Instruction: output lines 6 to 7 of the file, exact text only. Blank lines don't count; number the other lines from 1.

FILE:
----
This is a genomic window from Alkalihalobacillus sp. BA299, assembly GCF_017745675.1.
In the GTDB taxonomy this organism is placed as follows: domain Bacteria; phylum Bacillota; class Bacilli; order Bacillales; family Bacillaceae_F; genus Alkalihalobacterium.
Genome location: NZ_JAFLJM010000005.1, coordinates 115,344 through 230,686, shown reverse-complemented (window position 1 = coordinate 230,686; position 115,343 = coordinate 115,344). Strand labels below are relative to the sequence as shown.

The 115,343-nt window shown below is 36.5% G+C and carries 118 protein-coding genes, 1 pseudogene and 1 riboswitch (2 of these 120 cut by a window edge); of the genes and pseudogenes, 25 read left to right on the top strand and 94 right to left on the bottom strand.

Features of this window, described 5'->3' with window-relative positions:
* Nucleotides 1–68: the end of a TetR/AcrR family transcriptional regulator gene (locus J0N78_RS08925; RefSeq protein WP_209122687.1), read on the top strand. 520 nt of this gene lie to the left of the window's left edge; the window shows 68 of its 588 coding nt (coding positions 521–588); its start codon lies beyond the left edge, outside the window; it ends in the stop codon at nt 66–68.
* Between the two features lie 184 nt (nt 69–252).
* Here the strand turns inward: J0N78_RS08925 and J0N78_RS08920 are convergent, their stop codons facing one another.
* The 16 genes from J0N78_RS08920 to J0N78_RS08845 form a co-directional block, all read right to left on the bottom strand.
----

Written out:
* Nucleotides 1–68: the end of a TetR/AcrR family transcriptional regulator gene (locus J0N78_RS08925; RefSeq protein WP_209122687.1), read on the top strand. 520 nt of this gene lie to the left of the window's left edge; the window shows 68 of its 588 coding nt (coding positions 521–588); its start codon lies beyond the left edge, outside the window; it ends in the stop codon at nt 66–68.
* Between the two features lie 184 nt (nt 69–252).